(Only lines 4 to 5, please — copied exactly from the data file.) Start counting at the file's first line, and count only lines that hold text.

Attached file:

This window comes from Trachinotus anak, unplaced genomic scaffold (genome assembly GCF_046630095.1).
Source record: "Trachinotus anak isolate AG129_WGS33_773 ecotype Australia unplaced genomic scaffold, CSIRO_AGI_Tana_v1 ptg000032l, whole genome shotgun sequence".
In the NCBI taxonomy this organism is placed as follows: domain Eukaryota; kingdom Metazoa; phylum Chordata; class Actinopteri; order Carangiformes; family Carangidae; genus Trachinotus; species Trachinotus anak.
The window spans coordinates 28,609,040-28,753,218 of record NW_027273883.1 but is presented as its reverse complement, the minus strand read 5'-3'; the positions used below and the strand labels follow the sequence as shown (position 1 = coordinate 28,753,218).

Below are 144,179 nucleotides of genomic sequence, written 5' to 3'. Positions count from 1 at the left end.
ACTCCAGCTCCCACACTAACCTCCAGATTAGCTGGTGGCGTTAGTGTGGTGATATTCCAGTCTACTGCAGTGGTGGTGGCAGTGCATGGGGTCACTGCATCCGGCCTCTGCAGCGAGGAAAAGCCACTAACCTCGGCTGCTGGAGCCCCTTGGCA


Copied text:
The window spans coordinates 28,609,040-28,753,218 of record NW_027273883.1 but is presented as its reverse complement, the minus strand read 5'-3'; the positions used below and the strand labels follow the sequence as shown (position 1 = coordinate 28,753,218).

Below are 144,179 nucleotides of genomic sequence, written 5' to 3'. Positions count from 1 at the left end.